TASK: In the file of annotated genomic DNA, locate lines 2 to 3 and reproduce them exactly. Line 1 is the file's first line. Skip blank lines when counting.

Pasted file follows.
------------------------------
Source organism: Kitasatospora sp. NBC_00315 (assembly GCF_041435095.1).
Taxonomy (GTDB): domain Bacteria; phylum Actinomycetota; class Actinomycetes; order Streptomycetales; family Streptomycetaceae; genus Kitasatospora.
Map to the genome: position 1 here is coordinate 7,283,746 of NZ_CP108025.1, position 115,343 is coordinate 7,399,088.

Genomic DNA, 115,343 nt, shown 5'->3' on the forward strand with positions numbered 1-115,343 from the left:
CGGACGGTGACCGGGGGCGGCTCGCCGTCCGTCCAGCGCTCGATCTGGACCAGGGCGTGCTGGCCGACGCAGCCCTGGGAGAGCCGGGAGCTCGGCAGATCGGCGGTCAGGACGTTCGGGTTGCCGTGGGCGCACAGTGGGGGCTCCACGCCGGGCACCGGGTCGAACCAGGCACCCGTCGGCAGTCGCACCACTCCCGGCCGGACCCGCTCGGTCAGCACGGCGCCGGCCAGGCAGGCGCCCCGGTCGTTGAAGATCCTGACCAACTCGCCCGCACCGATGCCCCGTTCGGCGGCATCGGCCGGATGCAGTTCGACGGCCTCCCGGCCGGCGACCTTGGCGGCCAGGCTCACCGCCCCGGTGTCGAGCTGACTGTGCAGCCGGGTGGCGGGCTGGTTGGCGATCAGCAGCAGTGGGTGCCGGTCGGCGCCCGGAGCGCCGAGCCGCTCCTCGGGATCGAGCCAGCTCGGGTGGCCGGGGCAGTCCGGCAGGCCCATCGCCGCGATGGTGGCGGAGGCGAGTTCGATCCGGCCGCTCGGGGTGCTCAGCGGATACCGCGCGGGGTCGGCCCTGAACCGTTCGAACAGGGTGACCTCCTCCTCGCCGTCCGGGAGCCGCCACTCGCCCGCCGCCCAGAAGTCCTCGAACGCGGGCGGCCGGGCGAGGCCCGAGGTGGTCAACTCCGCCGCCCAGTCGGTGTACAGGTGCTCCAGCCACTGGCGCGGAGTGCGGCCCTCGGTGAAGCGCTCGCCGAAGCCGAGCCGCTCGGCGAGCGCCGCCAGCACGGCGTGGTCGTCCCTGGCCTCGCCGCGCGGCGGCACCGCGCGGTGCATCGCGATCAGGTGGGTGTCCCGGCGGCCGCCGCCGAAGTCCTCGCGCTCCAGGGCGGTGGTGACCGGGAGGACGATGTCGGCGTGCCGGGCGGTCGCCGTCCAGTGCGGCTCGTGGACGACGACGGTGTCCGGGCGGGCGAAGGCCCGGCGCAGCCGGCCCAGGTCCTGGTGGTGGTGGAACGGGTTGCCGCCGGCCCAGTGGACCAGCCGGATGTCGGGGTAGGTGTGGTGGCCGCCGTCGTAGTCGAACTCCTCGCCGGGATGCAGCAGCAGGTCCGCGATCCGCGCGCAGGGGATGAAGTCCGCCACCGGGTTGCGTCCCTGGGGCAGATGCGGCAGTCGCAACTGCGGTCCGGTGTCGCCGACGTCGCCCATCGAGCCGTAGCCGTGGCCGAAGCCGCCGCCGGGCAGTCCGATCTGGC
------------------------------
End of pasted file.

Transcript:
Taxonomy (GTDB): domain Bacteria; phylum Actinomycetota; class Actinomycetes; order Streptomycetales; family Streptomycetaceae; genus Kitasatospora.
Map to the genome: position 1 here is coordinate 7,283,746 of NZ_CP108025.1, position 115,343 is coordinate 7,399,088.